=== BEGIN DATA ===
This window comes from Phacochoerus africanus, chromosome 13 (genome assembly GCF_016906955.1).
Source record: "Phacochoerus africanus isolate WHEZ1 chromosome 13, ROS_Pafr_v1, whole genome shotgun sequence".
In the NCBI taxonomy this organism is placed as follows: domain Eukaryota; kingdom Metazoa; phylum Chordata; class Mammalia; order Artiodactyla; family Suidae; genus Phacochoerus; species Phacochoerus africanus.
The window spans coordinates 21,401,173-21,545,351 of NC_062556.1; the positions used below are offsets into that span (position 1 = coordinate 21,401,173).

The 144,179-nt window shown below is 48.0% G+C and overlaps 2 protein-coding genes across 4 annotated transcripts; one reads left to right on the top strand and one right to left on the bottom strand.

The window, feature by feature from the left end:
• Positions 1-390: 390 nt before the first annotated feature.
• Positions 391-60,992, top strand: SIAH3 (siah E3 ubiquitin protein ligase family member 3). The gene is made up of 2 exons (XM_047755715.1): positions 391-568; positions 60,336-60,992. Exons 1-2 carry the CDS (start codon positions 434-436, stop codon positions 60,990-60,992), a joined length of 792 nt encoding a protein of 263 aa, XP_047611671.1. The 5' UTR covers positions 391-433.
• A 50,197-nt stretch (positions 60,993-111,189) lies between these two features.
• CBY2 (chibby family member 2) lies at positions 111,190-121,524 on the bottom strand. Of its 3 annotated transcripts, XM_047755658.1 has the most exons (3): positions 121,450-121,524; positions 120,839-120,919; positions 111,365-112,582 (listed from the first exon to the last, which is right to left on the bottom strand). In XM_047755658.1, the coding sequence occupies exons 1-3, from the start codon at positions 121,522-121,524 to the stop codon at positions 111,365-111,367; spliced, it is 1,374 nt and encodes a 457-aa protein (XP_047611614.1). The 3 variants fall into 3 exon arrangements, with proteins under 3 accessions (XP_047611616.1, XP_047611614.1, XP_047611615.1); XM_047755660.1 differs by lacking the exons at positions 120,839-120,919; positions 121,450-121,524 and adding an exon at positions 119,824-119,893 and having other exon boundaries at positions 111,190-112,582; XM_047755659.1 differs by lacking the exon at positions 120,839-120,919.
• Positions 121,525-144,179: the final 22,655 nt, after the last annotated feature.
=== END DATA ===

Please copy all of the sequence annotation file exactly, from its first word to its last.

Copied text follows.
This window comes from Phacochoerus africanus, chromosome 13 (genome assembly GCF_016906955.1).
Source record: "Phacochoerus africanus isolate WHEZ1 chromosome 13, ROS_Pafr_v1, whole genome shotgun sequence".
In the NCBI taxonomy this organism is placed as follows: domain Eukaryota; kingdom Metazoa; phylum Chordata; class Mammalia; order Artiodactyla; family Suidae; genus Phacochoerus; species Phacochoerus africanus.
The window spans coordinates 21,401,173-21,545,351 of NC_062556.1; the positions used below are offsets into that span (position 1 = coordinate 21,401,173).

The 144,179-nt window shown below is 48.0% G+C and overlaps 2 protein-coding genes across 4 annotated transcripts; one reads left to right on the top strand and one right to left on the bottom strand.

The window, feature by feature from the left end:
• Positions 1-390: 390 nt before the first annotated feature.
• Positions 391-60,992, top strand: SIAH3 (siah E3 ubiquitin protein ligase family member 3). The gene is made up of 2 exons (XM_047755715.1): positions 391-568; positions 60,336-60,992. Exons 1-2 carry the CDS (start codon positions 434-436, stop codon positions 60,990-60,992), a joined length of 792 nt encoding a protein of 263 aa, XP_047611671.1. The 5' UTR covers positions 391-433.
• A 50,197-nt stretch (positions 60,993-111,189) lies between these two features.
• CBY2 (chibby family member 2) lies at positions 111,190-121,524 on the bottom strand. Of its 3 annotated transcripts, XM_047755658.1 has the most exons (3): positions 121,450-121,524; positions 120,839-120,919; positions 111,365-112,582 (listed from the first exon to the last, which is right to left on the bottom strand). In XM_047755658.1, the coding sequence occupies exons 1-3, from the start codon at positions 121,522-121,524 to the stop codon at positions 111,365-111,367; spliced, it is 1,374 nt and encodes a 457-aa protein (XP_047611614.1). The 3 variants fall into 3 exon arrangements, with proteins under 3 accessions (XP_047611616.1, XP_047611614.1, XP_047611615.1); XM_047755660.1 differs by lacking the exons at positions 120,839-120,919; positions 121,450-121,524 and adding an exon at positions 119,824-119,893 and having other exon boundaries at positions 111,190-112,582; XM_047755659.1 differs by lacking the exon at positions 120,839-120,919.
• Positions 121,525-144,179: the final 22,655 nt, after the last annotated feature.